Many students are conducting research in collaboration with National Health Service (NHS) Trusts or non-governmental organisations (NGOs). Graduates find permanent employment within a few months post-qualification, with many trainees holding part-time clinical employment whilst they are in the final year of the training because their clinical skills and knowledge are of such a high standard. Other graduates from the programme find work in academia in visiting or permanent teaching posts or as research fellows.

The course is involved in on-going in-house events and conferences such as CultureShock, and in research and clinical collaborations with five NHS trusts. The programme is also involved in research and in the training of clinical staff with the Freedom from Torture Foundation and Khulisa, both community based organisations close to the Holloway Campus. The programme is also collaborating with the School of Social Sciences and School of Social Professions to link interpreters with clinicians and to establish training inside and outside the University on working with interpreters in mental health settings.

Assessment

A wide range of assessment methods is used on the programme. In Year 1 you'll complete seven master's level assignments, including a reflective essay, case formulation, process report, examination and two short research assignments using qualitative and quantitative methodologies.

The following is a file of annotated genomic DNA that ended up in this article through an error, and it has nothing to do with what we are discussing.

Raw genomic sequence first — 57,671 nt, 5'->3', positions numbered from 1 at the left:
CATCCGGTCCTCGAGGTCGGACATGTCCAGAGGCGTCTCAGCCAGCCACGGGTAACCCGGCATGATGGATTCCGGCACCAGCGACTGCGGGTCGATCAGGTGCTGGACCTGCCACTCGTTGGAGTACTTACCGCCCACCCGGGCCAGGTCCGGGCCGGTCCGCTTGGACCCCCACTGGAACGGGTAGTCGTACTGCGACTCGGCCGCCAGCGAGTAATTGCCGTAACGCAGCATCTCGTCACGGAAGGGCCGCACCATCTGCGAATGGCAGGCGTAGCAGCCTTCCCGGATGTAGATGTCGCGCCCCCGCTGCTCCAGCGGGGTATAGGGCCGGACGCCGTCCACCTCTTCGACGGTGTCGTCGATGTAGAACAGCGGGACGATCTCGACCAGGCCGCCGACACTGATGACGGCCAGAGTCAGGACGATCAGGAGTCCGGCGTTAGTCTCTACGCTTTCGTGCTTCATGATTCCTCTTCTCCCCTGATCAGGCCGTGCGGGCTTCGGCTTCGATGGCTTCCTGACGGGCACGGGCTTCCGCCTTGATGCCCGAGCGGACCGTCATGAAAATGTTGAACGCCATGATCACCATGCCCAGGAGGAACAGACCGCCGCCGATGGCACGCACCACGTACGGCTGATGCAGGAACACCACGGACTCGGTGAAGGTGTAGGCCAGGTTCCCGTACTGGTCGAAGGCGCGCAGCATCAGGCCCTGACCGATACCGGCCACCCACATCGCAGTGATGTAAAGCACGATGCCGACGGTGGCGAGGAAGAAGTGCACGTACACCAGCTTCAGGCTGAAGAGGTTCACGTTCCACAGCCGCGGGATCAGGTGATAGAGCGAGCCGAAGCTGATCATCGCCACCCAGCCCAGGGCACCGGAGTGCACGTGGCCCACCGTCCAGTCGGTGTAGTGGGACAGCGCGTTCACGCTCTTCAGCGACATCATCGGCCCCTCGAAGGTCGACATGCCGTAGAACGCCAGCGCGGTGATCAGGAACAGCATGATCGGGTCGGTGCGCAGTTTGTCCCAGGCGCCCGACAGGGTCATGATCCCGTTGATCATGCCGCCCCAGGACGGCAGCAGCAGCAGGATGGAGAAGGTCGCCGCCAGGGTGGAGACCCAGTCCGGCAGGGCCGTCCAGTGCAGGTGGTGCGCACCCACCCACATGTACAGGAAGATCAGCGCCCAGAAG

You'll also complete a 7,000-word reflexive critical literature review and a 3,000-word proposal towards the end of Year 1. Your proposal must demonstrate an adequate basis for a doctoral level research project for you to proceed into Year 2 of the programme. Year 1 is the most intensive period of assessment on the programme.

If you progress to Year 2 you'll complete an extended clinical case study, integrative process analysis and theoretical essay at the end of the year, reflecting cognitive behavioral therapy (CBT) and psychodynamic learning. At the end of Year 3 a similar assignment is completed, reflecting a trans-theoretical, pluralistic perspective. You should complete your research project by the end of Year 3, submitting a 25,000 word thesis and subsequently participating in a viva voce examination.

You'll receive research supervision to guide your research throughout the programme. Research progress is formally monitored and evaluated through the submission of annual reports to the Research and Postgraduate Office in Years 2 and 3.